Tuft Cells and Their Role in Intestinal Diseases

Sebastian Kjærgaard Hendel, Lauge Kellermann, Annika Hausmann, Niels Bindslev, Kim Bak Jensen, Ole Haagen Nielsen


The interests in intestinal epithelial tuft cells, their basic physiology, involvement in immune responses and relevance for gut diseases, have increased dramatically over the last fifteen years. A key discovery in 2016 of their close connection to helminthic and protozoan infection has further spurred the exploration of these rare chemosensory epithelial cells. Although very sparse in number, tuft cells are now known as important sentinels in the gastrointestinal tract as they monitor intestinal content using succinate as well as sweet and bitter taste receptors. Upon stimulation, tuft cells secrete a broad palette of effector molecules, including interleukin-25, prostaglandin E2 and D2, cysteinyl leukotriene C4, acetylcholine, thymic stromal lymphopoietin, and β-endorphins, some of which with immunomodulatory functions. Tuft cells have proven indispensable in anti-helminthic and anti-protozoan immunity. Most studies on tuft cells are based on murine experiments using double cortin-like kinase 1 (DCLK1) as a marker, while human intestinal tuft cells can be identified by their expression of the cyclooxygenase-1 enzyme. So far, only few studies have examined tuft cells in humans and their relation to gut disease. Here, we present an updated view on intestinal epithelial tuft cells, their physiology, immunological hub function, and their involvement in human disease. We close with a discussion on how tuft cells may have potential therapeutic value in a clinical context.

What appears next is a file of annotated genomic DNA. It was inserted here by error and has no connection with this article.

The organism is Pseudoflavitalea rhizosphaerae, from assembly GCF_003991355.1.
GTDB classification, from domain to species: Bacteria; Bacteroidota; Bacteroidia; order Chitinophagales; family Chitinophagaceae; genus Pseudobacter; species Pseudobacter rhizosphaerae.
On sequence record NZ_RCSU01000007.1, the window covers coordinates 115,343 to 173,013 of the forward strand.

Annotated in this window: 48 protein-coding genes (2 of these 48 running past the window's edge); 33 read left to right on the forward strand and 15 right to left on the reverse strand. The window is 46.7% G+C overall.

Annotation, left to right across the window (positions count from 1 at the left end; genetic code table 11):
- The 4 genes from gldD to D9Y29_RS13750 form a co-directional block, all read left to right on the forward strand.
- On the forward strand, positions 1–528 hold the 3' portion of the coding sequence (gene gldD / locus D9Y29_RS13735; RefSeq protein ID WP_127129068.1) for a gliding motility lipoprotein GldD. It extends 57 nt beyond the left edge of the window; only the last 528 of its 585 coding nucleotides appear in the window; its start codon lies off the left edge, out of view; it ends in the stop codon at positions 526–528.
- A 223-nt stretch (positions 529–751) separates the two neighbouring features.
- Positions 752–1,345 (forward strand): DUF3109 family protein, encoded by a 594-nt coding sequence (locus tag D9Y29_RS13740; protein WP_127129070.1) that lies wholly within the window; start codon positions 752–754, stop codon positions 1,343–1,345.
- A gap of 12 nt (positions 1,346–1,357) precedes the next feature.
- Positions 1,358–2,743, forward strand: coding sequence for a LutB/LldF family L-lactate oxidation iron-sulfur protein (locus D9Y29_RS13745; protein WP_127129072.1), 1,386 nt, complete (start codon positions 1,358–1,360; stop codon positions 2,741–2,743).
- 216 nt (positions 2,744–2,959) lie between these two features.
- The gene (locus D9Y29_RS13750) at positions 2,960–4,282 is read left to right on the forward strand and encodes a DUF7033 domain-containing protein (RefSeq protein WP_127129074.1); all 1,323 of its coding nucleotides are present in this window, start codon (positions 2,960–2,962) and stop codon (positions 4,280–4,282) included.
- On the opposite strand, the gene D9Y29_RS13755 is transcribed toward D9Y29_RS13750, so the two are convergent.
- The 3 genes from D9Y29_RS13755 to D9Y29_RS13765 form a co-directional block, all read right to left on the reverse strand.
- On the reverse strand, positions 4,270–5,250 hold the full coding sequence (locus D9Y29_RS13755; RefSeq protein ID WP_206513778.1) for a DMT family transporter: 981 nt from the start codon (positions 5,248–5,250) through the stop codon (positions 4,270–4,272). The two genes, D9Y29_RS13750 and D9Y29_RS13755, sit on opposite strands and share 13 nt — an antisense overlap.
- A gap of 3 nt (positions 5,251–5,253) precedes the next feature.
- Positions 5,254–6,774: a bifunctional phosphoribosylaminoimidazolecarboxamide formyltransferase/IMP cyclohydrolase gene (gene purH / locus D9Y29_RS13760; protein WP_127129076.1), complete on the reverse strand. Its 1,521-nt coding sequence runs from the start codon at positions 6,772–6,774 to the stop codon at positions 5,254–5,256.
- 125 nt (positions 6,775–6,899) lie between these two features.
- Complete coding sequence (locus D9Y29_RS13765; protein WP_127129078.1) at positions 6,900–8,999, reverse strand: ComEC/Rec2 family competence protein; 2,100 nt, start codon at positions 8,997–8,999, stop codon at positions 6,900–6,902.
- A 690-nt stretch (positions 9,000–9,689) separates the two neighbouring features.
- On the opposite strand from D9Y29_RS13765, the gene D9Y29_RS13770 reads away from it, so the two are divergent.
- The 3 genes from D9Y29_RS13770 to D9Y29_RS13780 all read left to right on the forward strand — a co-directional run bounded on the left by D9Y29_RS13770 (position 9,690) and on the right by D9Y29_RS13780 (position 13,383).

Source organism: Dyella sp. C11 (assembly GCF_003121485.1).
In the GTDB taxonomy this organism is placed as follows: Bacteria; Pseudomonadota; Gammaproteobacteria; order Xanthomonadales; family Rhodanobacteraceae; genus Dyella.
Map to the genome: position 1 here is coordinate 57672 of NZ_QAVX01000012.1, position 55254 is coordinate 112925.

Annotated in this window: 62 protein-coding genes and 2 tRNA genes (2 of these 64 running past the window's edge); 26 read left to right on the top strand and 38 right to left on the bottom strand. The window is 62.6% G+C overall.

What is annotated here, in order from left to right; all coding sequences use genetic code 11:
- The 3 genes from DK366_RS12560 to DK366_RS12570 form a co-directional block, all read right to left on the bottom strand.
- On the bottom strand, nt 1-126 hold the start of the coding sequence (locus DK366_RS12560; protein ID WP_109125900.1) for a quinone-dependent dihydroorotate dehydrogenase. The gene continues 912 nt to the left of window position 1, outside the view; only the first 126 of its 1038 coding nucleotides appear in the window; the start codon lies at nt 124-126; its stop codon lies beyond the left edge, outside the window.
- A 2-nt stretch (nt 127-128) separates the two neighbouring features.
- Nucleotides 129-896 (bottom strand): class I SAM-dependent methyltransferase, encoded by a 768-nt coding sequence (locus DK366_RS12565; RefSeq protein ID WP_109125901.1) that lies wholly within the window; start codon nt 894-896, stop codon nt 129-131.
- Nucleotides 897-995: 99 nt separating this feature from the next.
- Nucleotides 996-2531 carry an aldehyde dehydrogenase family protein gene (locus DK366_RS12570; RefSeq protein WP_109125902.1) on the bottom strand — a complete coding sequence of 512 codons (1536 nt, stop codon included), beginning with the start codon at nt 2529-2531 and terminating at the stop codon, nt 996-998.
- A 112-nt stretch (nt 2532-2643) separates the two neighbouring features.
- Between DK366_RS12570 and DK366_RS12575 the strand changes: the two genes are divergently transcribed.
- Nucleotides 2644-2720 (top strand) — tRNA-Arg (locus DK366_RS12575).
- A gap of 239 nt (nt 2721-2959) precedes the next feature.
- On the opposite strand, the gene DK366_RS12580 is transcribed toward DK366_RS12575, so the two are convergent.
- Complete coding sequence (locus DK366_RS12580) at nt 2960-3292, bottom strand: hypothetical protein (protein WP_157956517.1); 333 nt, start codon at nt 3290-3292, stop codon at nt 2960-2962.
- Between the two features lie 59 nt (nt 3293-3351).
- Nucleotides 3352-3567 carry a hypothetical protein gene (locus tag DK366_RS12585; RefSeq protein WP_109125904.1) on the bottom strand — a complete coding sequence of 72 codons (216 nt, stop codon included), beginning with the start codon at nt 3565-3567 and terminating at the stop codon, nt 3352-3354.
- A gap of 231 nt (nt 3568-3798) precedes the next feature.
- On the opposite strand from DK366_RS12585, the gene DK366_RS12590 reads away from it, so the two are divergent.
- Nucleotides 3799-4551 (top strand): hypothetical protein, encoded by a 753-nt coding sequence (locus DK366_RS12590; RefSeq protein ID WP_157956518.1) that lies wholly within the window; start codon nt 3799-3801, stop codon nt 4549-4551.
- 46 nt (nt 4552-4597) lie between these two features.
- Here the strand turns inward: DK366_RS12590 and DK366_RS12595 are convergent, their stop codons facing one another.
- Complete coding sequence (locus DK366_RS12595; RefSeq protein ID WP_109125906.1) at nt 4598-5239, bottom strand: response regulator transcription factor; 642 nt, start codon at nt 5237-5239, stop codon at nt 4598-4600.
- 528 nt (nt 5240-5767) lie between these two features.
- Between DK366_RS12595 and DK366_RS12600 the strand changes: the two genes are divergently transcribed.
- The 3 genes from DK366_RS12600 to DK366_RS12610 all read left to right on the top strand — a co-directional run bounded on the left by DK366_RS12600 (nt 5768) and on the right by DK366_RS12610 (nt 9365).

TidsskriftFrontiers in Immunology
Sider (fra-til)822867
StatusUdgivet - 2022


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